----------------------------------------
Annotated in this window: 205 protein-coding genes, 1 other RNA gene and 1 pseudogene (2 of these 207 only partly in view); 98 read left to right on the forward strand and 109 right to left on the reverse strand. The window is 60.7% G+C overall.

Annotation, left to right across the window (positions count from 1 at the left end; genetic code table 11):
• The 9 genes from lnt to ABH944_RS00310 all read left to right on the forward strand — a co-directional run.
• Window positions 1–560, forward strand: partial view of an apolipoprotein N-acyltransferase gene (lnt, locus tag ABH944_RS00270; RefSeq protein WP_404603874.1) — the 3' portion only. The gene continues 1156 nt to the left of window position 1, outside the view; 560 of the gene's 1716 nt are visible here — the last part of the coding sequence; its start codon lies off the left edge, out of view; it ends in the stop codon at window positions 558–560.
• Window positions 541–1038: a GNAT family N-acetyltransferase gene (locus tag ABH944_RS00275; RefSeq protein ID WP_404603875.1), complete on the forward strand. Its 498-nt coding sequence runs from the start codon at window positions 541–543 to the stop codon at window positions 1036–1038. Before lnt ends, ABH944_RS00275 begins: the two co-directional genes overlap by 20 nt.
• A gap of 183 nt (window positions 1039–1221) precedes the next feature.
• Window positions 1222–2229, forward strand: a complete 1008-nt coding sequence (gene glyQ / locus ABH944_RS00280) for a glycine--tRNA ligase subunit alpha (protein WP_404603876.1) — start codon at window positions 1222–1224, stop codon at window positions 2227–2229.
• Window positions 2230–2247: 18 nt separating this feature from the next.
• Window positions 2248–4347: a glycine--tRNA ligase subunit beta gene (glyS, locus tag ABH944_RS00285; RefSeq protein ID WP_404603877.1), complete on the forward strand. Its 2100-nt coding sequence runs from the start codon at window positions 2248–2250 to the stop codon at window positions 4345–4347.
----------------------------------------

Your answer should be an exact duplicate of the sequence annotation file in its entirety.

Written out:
Annotated in this window: 205 protein-coding genes, 1 other RNA gene and 1 pseudogene (2 of these 207 only partly in view); 98 read left to right on the forward strand and 109 right to left on the reverse strand. The window is 60.7% G+C overall.

Annotation, left to right across the window (positions count from 1 at the left end; genetic code table 11):
• The 9 genes from lnt to ABH944_RS00310 all read left to right on the forward strand — a co-directional run.
• Window positions 1–560, forward strand: partial view of an apolipoprotein N-acyltransferase gene (lnt, locus tag ABH944_RS00270; RefSeq protein WP_404603874.1) — the 3' portion only. The gene continues 1156 nt to the left of window position 1, outside the view; 560 of the gene's 1716 nt are visible here — the last part of the coding sequence; its start codon lies off the left edge, out of view; it ends in the stop codon at window positions 558–560.
• Window positions 541–1038: a GNAT family N-acetyltransferase gene (locus tag ABH944_RS00275; RefSeq protein ID WP_404603875.1), complete on the forward strand. Its 498-nt coding sequence runs from the start codon at window positions 541–543 to the stop codon at window positions 1036–1038. Before lnt ends, ABH944_RS00275 begins: the two co-directional genes overlap by 20 nt.
• A gap of 183 nt (window positions 1039–1221) precedes the next feature.
• Window positions 1222–2229, forward strand: a complete 1008-nt coding sequence (gene glyQ / locus ABH944_RS00280) for a glycine--tRNA ligase subunit alpha (protein WP_404603876.1) — start codon at window positions 1222–1224, stop codon at window positions 2227–2229.
• Window positions 2230–2247: 18 nt separating this feature from the next.
• Window positions 2248–4347: a glycine--tRNA ligase subunit beta gene (glyS, locus tag ABH944_RS00285; RefSeq protein ID WP_404603877.1), complete on the forward strand. Its 2100-nt coding sequence runs from the start codon at window positions 2248–2250 to the stop codon at window positions 4345–4347.